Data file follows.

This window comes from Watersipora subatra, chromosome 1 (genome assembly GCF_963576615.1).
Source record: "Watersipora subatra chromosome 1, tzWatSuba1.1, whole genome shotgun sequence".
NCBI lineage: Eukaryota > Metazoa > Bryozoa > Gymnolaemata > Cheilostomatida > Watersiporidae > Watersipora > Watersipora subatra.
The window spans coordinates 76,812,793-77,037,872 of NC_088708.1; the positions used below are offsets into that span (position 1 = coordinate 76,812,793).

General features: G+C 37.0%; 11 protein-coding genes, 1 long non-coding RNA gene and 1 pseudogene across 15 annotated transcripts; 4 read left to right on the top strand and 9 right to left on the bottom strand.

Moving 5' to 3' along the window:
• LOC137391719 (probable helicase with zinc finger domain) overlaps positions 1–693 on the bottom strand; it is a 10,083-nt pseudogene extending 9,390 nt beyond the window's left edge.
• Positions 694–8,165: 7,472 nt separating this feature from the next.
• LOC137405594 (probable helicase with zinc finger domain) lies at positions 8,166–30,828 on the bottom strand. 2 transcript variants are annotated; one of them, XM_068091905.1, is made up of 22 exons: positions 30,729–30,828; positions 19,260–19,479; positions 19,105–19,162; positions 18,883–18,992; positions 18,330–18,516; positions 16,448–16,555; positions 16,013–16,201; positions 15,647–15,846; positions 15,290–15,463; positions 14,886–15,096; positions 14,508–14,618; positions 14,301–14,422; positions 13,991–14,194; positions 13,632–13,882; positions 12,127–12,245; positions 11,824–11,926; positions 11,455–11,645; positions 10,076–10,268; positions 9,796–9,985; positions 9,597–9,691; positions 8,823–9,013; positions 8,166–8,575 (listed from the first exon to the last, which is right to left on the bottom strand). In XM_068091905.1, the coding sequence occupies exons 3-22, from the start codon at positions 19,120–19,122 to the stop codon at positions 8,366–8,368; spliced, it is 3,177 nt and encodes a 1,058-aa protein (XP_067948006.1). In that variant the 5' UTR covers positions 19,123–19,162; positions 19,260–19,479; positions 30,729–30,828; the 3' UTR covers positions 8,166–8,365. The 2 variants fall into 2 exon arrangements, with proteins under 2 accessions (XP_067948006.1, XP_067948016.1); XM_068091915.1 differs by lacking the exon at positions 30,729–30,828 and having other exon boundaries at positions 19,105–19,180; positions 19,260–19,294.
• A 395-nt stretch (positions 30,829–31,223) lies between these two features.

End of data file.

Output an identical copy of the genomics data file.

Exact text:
This window comes from Watersipora subatra, chromosome 1 (genome assembly GCF_963576615.1).
Source record: "Watersipora subatra chromosome 1, tzWatSuba1.1, whole genome shotgun sequence".
NCBI lineage: Eukaryota > Metazoa > Bryozoa > Gymnolaemata > Cheilostomatida > Watersiporidae > Watersipora > Watersipora subatra.
The window spans coordinates 76,812,793-77,037,872 of NC_088708.1; the positions used below are offsets into that span (position 1 = coordinate 76,812,793).

General features: G+C 37.0%; 11 protein-coding genes, 1 long non-coding RNA gene and 1 pseudogene across 15 annotated transcripts; 4 read left to right on the top strand and 9 right to left on the bottom strand.

Moving 5' to 3' along the window:
• LOC137391719 (probable helicase with zinc finger domain) overlaps positions 1–693 on the bottom strand; it is a 10,083-nt pseudogene extending 9,390 nt beyond the window's left edge.
• Positions 694–8,165: 7,472 nt separating this feature from the next.
• LOC137405594 (probable helicase with zinc finger domain) lies at positions 8,166–30,828 on the bottom strand. 2 transcript variants are annotated; one of them, XM_068091905.1, is made up of 22 exons: positions 30,729–30,828; positions 19,260–19,479; positions 19,105–19,162; positions 18,883–18,992; positions 18,330–18,516; positions 16,448–16,555; positions 16,013–16,201; positions 15,647–15,846; positions 15,290–15,463; positions 14,886–15,096; positions 14,508–14,618; positions 14,301–14,422; positions 13,991–14,194; positions 13,632–13,882; positions 12,127–12,245; positions 11,824–11,926; positions 11,455–11,645; positions 10,076–10,268; positions 9,796–9,985; positions 9,597–9,691; positions 8,823–9,013; positions 8,166–8,575 (listed from the first exon to the last, which is right to left on the bottom strand). In XM_068091905.1, the coding sequence occupies exons 3-22, from the start codon at positions 19,120–19,122 to the stop codon at positions 8,366–8,368; spliced, it is 3,177 nt and encodes a 1,058-aa protein (XP_067948006.1). In that variant the 5' UTR covers positions 19,123–19,162; positions 19,260–19,479; positions 30,729–30,828; the 3' UTR covers positions 8,166–8,365. The 2 variants fall into 2 exon arrangements, with proteins under 2 accessions (XP_067948006.1, XP_067948016.1); XM_068091915.1 differs by lacking the exon at positions 30,729–30,828 and having other exon boundaries at positions 19,105–19,180; positions 19,260–19,294.
• A 395-nt stretch (positions 30,829–31,223) lies between these two features.